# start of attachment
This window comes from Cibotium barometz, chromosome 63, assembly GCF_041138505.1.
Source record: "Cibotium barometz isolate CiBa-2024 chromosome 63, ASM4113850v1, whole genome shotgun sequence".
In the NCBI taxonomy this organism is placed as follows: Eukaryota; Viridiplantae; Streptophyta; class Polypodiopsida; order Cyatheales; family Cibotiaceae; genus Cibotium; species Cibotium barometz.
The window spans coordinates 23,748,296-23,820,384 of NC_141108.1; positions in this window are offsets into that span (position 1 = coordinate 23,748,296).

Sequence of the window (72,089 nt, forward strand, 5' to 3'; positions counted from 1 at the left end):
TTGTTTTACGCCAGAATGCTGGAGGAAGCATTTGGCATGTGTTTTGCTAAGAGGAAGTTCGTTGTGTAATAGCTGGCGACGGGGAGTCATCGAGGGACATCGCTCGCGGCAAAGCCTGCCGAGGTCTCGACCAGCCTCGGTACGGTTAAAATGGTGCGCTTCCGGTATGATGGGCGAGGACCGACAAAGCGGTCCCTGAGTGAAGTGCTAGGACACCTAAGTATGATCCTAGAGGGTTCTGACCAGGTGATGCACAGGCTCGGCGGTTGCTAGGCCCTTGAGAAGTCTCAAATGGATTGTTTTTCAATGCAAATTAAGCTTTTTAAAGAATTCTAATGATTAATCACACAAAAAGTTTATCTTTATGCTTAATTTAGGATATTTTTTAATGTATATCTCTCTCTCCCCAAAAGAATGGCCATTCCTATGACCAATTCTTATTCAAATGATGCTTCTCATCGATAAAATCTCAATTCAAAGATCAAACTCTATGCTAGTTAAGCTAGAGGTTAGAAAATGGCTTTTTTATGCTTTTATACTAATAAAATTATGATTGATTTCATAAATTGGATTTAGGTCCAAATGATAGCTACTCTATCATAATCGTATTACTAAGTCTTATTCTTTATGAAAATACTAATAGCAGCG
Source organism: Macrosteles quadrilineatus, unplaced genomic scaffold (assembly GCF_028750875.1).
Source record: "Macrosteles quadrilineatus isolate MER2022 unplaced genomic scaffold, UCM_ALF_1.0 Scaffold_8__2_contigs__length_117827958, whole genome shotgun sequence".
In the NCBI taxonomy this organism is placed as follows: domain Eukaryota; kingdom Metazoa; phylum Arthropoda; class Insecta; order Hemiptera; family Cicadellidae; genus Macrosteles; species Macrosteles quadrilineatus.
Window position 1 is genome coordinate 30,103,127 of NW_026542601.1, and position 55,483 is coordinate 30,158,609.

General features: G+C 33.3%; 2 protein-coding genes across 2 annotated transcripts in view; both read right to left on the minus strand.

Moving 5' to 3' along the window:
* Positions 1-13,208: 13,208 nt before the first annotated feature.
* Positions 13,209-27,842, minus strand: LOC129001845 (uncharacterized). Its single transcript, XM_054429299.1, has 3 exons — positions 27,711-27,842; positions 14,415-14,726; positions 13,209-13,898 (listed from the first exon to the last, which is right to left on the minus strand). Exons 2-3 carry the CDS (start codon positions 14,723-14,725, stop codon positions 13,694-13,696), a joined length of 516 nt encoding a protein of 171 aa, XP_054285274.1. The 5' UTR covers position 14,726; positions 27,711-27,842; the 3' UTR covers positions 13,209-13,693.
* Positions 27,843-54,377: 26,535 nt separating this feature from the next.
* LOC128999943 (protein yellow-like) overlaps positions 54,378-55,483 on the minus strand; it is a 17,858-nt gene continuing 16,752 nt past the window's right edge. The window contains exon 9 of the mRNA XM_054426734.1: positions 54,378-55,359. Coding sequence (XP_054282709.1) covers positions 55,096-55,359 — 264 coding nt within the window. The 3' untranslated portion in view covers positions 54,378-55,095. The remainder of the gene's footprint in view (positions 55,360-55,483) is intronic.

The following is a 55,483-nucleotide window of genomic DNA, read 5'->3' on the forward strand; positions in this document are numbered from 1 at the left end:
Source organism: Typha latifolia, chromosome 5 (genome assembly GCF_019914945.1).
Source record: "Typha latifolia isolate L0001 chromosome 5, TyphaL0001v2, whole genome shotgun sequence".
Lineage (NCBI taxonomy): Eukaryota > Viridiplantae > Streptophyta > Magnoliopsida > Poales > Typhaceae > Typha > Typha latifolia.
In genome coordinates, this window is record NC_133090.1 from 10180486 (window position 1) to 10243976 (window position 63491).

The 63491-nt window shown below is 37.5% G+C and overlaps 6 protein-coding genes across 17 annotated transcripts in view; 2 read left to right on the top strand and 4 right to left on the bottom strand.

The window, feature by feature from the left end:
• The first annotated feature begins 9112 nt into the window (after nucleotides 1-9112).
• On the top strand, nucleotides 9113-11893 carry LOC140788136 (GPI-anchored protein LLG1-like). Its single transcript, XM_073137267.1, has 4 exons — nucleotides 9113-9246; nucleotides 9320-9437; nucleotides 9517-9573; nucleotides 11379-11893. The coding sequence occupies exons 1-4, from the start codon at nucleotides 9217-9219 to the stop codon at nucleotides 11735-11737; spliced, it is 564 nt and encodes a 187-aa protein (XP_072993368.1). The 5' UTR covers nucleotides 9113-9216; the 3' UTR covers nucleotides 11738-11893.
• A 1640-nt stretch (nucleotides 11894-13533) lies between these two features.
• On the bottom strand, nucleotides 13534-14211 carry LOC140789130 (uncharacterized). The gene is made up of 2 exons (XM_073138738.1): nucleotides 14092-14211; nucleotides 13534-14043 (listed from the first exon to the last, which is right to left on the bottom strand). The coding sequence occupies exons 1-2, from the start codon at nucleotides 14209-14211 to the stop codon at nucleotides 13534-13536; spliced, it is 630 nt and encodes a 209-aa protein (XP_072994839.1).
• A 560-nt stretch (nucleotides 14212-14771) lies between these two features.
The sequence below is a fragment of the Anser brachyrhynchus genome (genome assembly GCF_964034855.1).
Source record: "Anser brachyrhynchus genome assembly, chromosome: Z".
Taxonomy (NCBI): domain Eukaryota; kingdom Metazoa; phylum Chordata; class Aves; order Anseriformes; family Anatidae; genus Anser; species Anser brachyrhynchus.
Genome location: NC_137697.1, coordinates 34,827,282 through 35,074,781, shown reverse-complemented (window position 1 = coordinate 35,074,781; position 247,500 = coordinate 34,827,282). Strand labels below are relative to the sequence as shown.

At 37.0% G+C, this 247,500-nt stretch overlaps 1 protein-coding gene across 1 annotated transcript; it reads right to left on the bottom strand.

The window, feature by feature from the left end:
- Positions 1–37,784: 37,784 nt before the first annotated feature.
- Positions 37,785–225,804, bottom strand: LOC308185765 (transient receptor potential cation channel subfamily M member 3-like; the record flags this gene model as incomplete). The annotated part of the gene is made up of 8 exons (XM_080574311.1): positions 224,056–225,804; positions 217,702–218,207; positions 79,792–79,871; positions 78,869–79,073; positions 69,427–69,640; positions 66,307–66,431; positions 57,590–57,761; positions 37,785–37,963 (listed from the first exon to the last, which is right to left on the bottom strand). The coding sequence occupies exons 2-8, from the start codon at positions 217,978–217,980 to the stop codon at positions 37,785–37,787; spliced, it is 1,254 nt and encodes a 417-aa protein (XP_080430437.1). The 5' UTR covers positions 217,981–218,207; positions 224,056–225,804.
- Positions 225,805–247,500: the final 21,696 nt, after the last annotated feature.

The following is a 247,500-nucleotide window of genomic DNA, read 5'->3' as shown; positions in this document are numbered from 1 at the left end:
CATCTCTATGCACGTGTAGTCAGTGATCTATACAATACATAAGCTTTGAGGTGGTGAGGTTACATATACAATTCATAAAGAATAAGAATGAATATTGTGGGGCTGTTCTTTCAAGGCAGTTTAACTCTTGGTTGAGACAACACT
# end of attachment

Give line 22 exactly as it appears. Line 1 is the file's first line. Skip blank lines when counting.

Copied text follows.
The 63491-nt window shown below is 37.5% G+C and overlaps 6 protein-coding genes across 17 annotated transcripts in view; 2 read left to right on the top strand and 4 right to left on the bottom strand.